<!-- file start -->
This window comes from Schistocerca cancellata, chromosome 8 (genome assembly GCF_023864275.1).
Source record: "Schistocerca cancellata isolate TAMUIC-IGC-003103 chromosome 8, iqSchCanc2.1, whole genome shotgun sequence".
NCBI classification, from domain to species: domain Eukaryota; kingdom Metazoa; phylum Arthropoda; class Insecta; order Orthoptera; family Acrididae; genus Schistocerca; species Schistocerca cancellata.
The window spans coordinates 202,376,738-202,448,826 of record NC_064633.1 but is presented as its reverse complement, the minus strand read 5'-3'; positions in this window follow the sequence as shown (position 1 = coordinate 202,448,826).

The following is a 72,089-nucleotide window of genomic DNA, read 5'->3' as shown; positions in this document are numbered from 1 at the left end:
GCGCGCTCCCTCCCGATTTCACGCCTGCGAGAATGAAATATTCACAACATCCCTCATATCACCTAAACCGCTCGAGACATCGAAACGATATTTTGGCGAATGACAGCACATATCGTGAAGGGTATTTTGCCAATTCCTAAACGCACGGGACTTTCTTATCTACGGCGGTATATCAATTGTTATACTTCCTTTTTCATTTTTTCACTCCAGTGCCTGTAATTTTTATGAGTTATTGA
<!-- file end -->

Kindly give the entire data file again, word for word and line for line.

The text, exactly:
This window comes from Schistocerca cancellata, chromosome 8 (genome assembly GCF_023864275.1).
Source record: "Schistocerca cancellata isolate TAMUIC-IGC-003103 chromosome 8, iqSchCanc2.1, whole genome shotgun sequence".
NCBI classification, from domain to species: domain Eukaryota; kingdom Metazoa; phylum Arthropoda; class Insecta; order Orthoptera; family Acrididae; genus Schistocerca; species Schistocerca cancellata.
The window spans coordinates 202,376,738-202,448,826 of record NC_064633.1 but is presented as its reverse complement, the minus strand read 5'-3'; positions in this window follow the sequence as shown (position 1 = coordinate 202,448,826).

The following is a 72,089-nucleotide window of genomic DNA, read 5'->3' as shown; positions in this document are numbered from 1 at the left end:
GCGCGCTCCCTCCCGATTTCACGCCTGCGAGAATGAAATATTCACAACATCCCTCATATCACCTAAACCGCTCGAGACATCGAAACGATATTTTGGCGAATGACAGCACATATCGTGAAGGGTATTTTGCCAATTCCTAAACGCACGGGACTTTCTTATCTACGGCGGTATATCAATTGTTATACTTCCTTTTTCATTTTTTCACTCCAGTGCCTGTAATTTTTATGAGTTATTGA